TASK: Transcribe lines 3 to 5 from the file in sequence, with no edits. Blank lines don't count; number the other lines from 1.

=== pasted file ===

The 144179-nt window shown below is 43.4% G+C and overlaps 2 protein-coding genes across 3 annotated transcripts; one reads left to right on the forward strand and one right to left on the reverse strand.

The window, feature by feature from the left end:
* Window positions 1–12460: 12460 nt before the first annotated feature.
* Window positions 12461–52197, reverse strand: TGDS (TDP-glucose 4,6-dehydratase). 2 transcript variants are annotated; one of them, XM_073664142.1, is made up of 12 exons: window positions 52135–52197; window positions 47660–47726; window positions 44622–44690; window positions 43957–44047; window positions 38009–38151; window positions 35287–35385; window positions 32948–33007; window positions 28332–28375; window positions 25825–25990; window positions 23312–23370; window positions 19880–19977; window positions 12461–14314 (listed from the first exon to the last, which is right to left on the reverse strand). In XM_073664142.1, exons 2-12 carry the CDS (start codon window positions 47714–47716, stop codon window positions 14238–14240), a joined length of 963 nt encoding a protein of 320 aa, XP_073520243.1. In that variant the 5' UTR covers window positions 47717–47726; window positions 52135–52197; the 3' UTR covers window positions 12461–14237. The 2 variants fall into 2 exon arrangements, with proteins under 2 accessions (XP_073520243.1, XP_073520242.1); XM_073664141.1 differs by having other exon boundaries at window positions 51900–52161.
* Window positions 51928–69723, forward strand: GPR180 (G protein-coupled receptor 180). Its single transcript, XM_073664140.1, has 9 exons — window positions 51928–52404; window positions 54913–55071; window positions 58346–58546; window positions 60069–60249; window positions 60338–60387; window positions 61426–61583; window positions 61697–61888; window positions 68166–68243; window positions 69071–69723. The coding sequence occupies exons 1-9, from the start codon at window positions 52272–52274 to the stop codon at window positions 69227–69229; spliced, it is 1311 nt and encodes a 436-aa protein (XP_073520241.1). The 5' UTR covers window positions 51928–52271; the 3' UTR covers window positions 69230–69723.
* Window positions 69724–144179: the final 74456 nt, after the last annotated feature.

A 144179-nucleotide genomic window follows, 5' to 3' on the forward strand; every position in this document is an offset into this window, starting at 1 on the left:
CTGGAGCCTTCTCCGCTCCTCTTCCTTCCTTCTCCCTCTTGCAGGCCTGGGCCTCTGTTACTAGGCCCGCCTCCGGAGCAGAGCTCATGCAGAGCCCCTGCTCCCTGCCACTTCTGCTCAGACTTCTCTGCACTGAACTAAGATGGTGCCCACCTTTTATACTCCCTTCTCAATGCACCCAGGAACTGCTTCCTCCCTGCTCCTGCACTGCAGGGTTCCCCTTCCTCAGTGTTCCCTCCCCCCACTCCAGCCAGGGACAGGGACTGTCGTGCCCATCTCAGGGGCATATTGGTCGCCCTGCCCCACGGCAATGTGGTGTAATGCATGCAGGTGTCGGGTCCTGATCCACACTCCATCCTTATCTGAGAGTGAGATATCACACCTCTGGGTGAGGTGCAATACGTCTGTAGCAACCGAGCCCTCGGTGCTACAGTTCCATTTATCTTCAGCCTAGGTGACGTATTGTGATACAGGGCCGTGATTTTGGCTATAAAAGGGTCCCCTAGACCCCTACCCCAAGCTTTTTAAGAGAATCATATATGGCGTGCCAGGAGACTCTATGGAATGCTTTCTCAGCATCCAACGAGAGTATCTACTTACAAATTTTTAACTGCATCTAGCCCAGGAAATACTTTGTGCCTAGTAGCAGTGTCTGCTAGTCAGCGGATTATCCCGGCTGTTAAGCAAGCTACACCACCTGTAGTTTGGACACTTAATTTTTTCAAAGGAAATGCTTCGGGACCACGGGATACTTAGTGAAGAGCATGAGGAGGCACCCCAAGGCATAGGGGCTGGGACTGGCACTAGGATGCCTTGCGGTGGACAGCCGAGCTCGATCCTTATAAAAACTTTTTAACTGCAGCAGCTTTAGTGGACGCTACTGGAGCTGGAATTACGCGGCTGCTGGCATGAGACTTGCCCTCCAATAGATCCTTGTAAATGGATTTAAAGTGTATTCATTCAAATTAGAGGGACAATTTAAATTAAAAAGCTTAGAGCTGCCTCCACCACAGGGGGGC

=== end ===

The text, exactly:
* Window positions 1–12460: 12460 nt before the first annotated feature.
* Window positions 12461–52197, reverse strand: TGDS (TDP-glucose 4,6-dehydratase). 2 transcript variants are annotated; one of them, XM_073664142.1, is made up of 12 exons: window positions 52135–52197; window positions 47660–47726; window positions 44622–44690; window positions 43957–44047; window positions 38009–38151; window positions 35287–35385; window positions 32948–33007; window positions 28332–28375; window positions 25825–25990; window positions 23312–23370; window positions 19880–19977; window positions 12461–14314 (listed from the first exon to the last, which is right to left on the reverse strand). In XM_073664142.1, exons 2-12 carry the CDS (start codon window positions 47714–47716, stop codon window positions 14238–14240), a joined length of 963 nt encoding a protein of 320 aa, XP_073520243.1. In that variant the 5' UTR covers window positions 47717–47726; window positions 52135–52197; the 3' UTR covers window positions 12461–14237. The 2 variants fall into 2 exon arrangements, with proteins under 2 accessions (XP_073520243.1, XP_073520242.1); XM_073664141.1 differs by having other exon boundaries at window positions 51900–52161.
* Window positions 51928–69723, forward strand: GPR180 (G protein-coupled receptor 180). Its single transcript, XM_073664140.1, has 9 exons — window positions 51928–52404; window positions 54913–55071; window positions 58346–58546; window positions 60069–60249; window positions 60338–60387; window positions 61426–61583; window positions 61697–61888; window positions 68166–68243; window positions 69071–69723. The coding sequence occupies exons 1-9, from the start codon at window positions 52272–52274 to the stop codon at window positions 69227–69229; spliced, it is 1311 nt and encodes a 436-aa protein (XP_073520241.1). The 5' UTR covers window positions 51928–52271; the 3' UTR covers window positions 69230–69723.